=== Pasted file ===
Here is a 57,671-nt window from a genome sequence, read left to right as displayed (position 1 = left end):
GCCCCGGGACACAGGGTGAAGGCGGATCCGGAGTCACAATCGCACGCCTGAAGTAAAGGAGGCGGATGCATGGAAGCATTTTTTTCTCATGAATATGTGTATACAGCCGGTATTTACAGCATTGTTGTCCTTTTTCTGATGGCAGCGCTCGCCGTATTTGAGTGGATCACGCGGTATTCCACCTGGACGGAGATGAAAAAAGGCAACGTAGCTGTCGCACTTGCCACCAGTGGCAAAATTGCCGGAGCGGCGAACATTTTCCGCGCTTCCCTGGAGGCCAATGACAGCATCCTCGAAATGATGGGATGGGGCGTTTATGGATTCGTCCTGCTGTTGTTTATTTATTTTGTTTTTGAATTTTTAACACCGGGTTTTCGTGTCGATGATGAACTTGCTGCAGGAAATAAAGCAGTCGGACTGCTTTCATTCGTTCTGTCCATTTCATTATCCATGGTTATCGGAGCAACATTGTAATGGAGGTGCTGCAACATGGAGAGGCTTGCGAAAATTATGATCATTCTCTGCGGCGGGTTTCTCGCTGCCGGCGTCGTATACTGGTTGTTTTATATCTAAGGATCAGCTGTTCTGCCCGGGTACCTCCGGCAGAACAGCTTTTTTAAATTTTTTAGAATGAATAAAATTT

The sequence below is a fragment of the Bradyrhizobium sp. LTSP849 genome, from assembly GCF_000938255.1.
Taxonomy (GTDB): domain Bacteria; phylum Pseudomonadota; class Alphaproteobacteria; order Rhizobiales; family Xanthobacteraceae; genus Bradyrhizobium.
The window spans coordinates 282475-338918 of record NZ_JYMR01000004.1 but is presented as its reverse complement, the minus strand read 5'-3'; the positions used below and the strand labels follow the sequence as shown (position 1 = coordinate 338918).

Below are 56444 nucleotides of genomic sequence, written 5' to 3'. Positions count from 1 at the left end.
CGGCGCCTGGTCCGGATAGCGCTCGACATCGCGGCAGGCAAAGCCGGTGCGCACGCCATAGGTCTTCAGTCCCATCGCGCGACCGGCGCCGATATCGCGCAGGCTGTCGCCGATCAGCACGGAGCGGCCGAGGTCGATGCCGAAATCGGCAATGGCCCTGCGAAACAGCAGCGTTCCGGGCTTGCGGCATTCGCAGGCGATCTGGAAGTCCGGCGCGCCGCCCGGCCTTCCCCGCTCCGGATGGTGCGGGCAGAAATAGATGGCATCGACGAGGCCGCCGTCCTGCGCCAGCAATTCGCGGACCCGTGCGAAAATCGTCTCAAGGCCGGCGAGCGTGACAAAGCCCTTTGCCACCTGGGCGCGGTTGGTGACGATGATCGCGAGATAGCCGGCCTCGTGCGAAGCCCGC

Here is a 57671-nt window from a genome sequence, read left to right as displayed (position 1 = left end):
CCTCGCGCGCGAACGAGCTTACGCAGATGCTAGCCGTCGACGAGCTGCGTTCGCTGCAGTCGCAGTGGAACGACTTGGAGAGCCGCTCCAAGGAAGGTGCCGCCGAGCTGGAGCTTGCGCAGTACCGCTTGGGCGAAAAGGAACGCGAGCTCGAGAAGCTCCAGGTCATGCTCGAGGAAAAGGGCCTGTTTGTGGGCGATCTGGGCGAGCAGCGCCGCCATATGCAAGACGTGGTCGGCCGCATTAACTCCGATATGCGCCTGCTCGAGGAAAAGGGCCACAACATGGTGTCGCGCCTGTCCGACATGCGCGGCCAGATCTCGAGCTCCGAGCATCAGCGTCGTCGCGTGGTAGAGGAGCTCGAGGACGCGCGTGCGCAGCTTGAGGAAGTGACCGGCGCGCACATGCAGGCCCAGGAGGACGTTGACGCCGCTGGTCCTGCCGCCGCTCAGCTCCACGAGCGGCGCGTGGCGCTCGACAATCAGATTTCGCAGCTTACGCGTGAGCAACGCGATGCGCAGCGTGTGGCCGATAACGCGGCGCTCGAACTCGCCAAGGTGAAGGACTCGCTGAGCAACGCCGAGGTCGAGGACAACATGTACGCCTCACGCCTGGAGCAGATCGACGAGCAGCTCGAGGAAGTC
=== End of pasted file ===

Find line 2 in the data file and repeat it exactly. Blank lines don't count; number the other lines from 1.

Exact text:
GCCCCGGGACACAGGGTGAAGGCGGATCCGGAGTCACAATCGCACGCCTGAAGTAAAGGAGGCGGATGCATGGAAGCATTTTTTTCTCATGAATATGTGTATACAGCCGGTATTTACAGCATTGTTGTCCTTTTTCTGATGGCAGCGCTCGCCGTATTTGAGTGGATCACGCGGTATTCCACCTGGACGGAGATGAAAAAAGGCAACGTAGCTGTCGCACTTGCCACCAGTGGCAAAATTGCCGGAGCGGCGAACATTTTCCGCGCTTCCCTGGAGGCCAATGACAGCATCCTCGAAATGATGGGATGGGGCGTTTATGGATTCGTCCTGCTGTTGTTTATTTATTTTGTTTTTGAATTTTTAACACCGGGTTTTCGTGTCGATGATGAACTTGCTGCAGGAAATAAAGCAGTCGGACTGCTTTCATTCGTTCTGTCCATTTCATTATCCATGGTTATCGGAGCAACATTGTAATGGAGGTGCTGCAACATGGAGAGGCTTGCGAAAATTATGATCATTCTCTGCGGCGGGTTTCTCGCTGCCGGCGTCGTATACTGGTTGTTTTATATCTAAGGATCAGCTGTTCTGCCCGGGTACCTCCGGCAGAACAGCTTTTTTAAATTTTTTAGAATGAATAAAATTT